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If a fat guy stood on one foot on his tiptoes in there, would the tile crack? :) As long as the stand's foot isn't a single tiny spot (the result of a sloppy cut, basically) then it ought to be spreading out the weight over about 21 square inches. If the weight is evenly distributed you're looking at about 30 pounds per square inch, which shouldn't be a problem if the tiles were laid properly.
 

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Discussion Starter · #12 ·
If a fat guy stood on one foot on his tiptoes in there, would the tile crack? :) As long as the stand's foot isn't a single tiny spot (the result of a sloppy cut, basically) then it ought to be spreading out the weight over about 21 square inches. If the weight is evenly distributed you're looking at about 30 pounds per square inch, which shouldn't be a problem if the tiles were laid properly.
lol Thanks for the info. I just want to be sure I don't screw anything up. As you can see, I'm not much of a handyman and don't know anything about it. This is my first venture into making something on my own.
 

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If the tile was installed properly and it's ordinary tile, it should be able to withstand 150 pounds of deadweight on each leg of the stand without any trouble.
 

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lol Thanks for the info. I just want to be sure I don't screw anything up. As you can see, I'm not much of a handyman and don't know anything about it. This is my first venture into making something on my own.
Venturing into the unknown is half the fun.

Make sure you read and understand some basic safety things about the tools you use and don't forget to wear safety goggles or safety glasses.

Research anything new you want to try very well first and try to understand some of the pitfalls that you may encounter.

Most of it's a hobby enjoy your self, explore and have fun... but being injured isn't fun.

Best wishes,
Wes
 

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Here is a link to building a rack for aquariums that gives a lot of detail & shows how to notch the legs for the shelf supports. It's a video and it's helpful to watch it a couple times.

I used Ted's design for making a 3 shelf rack for two 40G breeders and it is very stable.
 

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The first pic is the best pic I could find of mine before I painted it, the second is of the finished product. It's black now, so when I tried to take some new shots, the framing was hard to make out. Under the plywood shelves are 2x4's that attach the front to the back, spaced so that they are where the ends of the 20L sit. As for what other posts had mentioned about using 3/4" ply, I think it's kinda overkill cause it's the 2x4's that support the weight, not the plywood itself. I only used 1/4" thick ply cause I already had it, but that's just my two cents. Good luck with the build!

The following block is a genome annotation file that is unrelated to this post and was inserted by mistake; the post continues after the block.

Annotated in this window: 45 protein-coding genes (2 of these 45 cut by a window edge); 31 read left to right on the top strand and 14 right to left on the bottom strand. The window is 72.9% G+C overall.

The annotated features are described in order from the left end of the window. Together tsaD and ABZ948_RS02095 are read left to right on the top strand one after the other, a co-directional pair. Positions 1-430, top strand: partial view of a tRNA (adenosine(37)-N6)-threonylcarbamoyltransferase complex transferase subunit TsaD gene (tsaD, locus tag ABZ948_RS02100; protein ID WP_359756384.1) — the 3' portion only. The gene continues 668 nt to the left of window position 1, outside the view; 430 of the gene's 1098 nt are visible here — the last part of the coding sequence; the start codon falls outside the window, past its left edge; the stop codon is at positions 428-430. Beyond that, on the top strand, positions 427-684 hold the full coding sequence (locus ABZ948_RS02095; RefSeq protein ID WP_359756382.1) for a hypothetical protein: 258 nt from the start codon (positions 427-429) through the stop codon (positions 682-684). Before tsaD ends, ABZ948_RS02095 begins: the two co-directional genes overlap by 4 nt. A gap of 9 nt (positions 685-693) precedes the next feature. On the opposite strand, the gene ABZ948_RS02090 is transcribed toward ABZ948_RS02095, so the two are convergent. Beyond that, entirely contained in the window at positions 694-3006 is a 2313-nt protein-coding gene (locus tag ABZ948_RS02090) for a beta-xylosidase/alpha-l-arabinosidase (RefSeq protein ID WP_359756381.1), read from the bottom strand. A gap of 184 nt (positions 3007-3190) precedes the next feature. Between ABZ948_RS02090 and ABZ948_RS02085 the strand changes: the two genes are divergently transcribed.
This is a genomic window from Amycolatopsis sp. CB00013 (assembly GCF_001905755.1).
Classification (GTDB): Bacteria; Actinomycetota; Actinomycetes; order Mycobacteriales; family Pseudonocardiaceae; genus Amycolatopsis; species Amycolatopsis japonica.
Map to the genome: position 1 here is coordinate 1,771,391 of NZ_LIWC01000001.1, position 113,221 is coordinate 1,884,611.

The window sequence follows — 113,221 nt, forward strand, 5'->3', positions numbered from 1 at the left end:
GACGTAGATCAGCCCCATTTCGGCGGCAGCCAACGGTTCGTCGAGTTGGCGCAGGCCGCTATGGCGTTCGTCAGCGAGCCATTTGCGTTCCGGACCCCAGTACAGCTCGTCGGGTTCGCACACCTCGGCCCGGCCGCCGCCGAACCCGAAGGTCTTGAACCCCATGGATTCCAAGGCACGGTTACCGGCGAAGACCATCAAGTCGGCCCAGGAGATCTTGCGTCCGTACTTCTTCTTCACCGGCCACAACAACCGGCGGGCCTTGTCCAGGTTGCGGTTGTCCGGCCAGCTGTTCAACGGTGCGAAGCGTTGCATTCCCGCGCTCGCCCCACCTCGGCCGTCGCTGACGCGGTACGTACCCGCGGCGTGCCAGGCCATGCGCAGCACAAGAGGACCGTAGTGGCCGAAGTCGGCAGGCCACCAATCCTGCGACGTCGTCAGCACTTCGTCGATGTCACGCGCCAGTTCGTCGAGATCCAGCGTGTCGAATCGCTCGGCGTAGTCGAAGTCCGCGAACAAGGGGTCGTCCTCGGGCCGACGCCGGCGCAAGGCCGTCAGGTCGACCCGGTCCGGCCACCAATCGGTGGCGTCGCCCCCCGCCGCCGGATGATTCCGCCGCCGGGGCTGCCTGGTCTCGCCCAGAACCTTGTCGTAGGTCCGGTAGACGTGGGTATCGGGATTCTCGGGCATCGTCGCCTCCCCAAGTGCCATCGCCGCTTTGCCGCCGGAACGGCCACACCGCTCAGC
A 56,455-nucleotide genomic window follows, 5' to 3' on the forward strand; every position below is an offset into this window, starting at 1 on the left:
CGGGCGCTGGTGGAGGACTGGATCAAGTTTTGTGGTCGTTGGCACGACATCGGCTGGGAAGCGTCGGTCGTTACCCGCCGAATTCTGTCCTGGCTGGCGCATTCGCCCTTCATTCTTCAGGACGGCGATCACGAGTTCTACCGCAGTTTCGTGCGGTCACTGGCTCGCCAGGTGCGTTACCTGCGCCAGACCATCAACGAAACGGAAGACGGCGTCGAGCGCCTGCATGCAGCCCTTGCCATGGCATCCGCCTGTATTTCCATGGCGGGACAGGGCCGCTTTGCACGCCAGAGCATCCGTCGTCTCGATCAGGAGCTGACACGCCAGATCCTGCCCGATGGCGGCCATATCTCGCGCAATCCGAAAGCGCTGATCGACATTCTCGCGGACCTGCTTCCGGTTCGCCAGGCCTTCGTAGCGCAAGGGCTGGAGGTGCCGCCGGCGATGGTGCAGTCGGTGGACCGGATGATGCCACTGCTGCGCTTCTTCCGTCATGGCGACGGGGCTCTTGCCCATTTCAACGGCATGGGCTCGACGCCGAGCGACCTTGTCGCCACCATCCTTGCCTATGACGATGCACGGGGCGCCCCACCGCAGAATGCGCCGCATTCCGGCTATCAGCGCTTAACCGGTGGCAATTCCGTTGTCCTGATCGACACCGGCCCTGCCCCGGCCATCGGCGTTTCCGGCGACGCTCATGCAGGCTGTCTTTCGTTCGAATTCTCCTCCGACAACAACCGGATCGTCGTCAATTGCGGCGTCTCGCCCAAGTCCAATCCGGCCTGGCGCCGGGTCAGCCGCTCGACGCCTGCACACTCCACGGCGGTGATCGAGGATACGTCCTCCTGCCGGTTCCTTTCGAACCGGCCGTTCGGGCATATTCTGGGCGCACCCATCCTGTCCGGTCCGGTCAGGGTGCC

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Discussion Starter · #18 ·
Here is a link to building a rack for aquariums that gives a lot of detail & shows how to notch the legs for the shelf supports. It's a video and it's helpful to watch it a couple times.

I used Ted's design for making a 3 shelf rack for two 40G breeders and it is very stable.
Thanks for the link. I'll check it out!

The first pic is the best pic I could find of mine before I painted it, the second is of the finished product. It's black now, so when I tried to take some new shots, the framing was hard to make out. Under the plywood shelves are 2x4's that attach the front to the back, spaced so that they are where the ends of the 20L sit. As for what other posts had mentioned about using 3/4" ply, I think it's kinda overkill cause it's the 2x4's that support the weight, not the plywood itself. I only used 1/4" thick ply cause I already had it, but that's just my two cents. Good luck with the build!
Hey appreciate the pics. That is almost exactly how I want to build mine, with the exception of a really small drawer on the bottom for storage. Thanks alot!
 

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Discussion Starter · #19 ·
Under the plywood shelves are 2x4's that attach the front to the back, spaced so that they are where the ends of the 20L sit. As for what other posts had mentioned about using 3/4" ply, I think it's kinda overkill cause it's the 2x4's that support the weight, not the plywood itself. I only used 1/4" thick ply cause I already had it, but that's just my two cents. Good luck with the build!
Hey Misfit how did you attach the plywood? I don't see any screws. Is it glued down, just resting on there, or are the screws on the underside?